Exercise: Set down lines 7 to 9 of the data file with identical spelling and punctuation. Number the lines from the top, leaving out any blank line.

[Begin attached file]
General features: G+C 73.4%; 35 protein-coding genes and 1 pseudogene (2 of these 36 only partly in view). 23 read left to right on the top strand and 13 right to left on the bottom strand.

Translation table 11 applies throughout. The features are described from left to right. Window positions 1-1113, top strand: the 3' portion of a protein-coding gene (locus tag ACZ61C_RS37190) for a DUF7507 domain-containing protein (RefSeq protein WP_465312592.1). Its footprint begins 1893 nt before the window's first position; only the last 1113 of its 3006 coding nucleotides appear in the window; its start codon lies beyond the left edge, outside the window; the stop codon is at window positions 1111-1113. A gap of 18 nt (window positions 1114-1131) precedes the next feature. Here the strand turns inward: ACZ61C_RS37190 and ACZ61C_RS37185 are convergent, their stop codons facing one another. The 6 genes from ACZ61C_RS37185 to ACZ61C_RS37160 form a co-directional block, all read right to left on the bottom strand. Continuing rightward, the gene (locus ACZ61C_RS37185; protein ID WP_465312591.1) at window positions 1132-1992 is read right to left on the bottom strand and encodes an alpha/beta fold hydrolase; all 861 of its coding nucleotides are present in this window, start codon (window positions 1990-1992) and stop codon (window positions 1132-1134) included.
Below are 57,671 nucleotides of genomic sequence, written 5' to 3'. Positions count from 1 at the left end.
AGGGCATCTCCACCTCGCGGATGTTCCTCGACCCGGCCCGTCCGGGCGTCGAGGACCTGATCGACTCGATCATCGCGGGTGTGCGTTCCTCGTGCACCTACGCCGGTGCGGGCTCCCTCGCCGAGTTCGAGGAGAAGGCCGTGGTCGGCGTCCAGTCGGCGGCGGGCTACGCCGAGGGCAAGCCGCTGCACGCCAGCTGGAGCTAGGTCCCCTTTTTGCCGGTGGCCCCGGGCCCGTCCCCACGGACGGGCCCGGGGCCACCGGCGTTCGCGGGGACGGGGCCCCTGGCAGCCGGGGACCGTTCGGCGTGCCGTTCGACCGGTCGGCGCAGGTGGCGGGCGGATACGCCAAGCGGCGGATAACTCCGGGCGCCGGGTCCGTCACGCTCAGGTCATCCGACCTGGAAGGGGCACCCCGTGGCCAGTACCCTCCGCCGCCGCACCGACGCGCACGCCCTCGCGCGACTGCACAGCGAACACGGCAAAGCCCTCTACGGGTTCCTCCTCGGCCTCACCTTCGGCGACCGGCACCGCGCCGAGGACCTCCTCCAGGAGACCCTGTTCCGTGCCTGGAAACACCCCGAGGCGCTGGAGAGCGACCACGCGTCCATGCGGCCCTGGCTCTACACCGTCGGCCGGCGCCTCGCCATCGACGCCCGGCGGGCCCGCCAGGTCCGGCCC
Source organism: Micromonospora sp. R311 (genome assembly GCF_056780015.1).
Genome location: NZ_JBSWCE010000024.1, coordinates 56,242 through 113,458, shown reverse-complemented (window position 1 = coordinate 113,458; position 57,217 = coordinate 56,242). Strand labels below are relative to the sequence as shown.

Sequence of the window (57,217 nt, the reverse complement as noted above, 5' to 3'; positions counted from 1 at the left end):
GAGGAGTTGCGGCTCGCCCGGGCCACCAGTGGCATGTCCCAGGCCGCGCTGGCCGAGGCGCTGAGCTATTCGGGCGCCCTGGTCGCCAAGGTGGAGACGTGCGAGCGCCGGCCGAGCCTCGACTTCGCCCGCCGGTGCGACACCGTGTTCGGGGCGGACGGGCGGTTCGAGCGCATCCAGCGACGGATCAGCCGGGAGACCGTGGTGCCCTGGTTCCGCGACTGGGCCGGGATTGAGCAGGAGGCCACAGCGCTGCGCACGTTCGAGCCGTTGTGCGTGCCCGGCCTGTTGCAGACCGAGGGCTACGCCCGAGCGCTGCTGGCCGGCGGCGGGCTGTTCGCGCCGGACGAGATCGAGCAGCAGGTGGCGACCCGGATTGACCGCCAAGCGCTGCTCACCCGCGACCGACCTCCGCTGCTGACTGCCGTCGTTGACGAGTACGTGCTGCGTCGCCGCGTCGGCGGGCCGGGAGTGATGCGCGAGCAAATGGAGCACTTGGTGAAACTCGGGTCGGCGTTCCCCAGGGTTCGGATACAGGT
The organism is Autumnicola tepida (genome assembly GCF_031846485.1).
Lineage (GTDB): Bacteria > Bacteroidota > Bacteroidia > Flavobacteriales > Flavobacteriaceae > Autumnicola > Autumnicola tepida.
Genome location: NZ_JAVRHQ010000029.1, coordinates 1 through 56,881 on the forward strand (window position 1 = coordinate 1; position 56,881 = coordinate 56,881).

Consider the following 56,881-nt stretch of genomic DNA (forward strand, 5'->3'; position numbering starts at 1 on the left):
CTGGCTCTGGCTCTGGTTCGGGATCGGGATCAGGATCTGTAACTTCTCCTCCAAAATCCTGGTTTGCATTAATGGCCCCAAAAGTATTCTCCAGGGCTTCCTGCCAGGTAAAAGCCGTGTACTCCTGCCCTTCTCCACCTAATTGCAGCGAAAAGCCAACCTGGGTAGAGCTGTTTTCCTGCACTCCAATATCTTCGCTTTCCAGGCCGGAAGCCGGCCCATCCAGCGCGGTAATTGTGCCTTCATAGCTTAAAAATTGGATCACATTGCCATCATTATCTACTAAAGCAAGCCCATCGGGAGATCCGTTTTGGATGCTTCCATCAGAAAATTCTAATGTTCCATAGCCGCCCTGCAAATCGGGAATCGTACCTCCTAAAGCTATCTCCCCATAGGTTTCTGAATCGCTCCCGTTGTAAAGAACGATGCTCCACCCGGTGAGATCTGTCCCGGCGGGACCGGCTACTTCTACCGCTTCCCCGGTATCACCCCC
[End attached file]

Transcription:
Sequence of the window (57,217 nt, the reverse complement as noted above, 5' to 3'; positions counted from 1 at the left end):
GAGGAGTTGCGGCTCGCCCGGGCCACCAGTGGCATGTCCCAGGCCGCGCTGGCCGAGGCGCTGAGCTATTCGGGCGCCCTGGTCGCCAAGGTGGAGACGTGCGAGCGCCGGCCGAGCCTCGACTTCGCCCGCCGGTGCGACACCGTGTTCGGGGCGGACGGGCGGTTCGAGCGCATCCAGCGACGGATCAGCCGGGAGACCGTGGTGCCCTGGTTCCGCGACTGGGCCGGGATTGAGCAGGAGGCCACAGCGCTGCGCACGTTCGAGCCGTTGTGCGTGCCCGGCCTGTTGCAGACCGAGGGCTACGCCCGAGCGCTGCTGGCCGGCGGCGGGCTGTTCGCGCCGGACGAGATCGAGCAGCAGGTGGCGACCCGGATTGACCGCCAAGCGCTGCTCACCCGCGACCGACCTCCGCTGCTGACTGCCGTCGTTGACGAGTACGTGCTGCGTCGCCGCGTCGGCGGGCCGGGAGTGATGCGCGAGCAAATGGAGCACTTGGTGAAACTCGGGTCGGCGTTCCCCAGGGTTCGGATACAGGT
The organism is Autumnicola tepida (genome assembly GCF_031846485.1).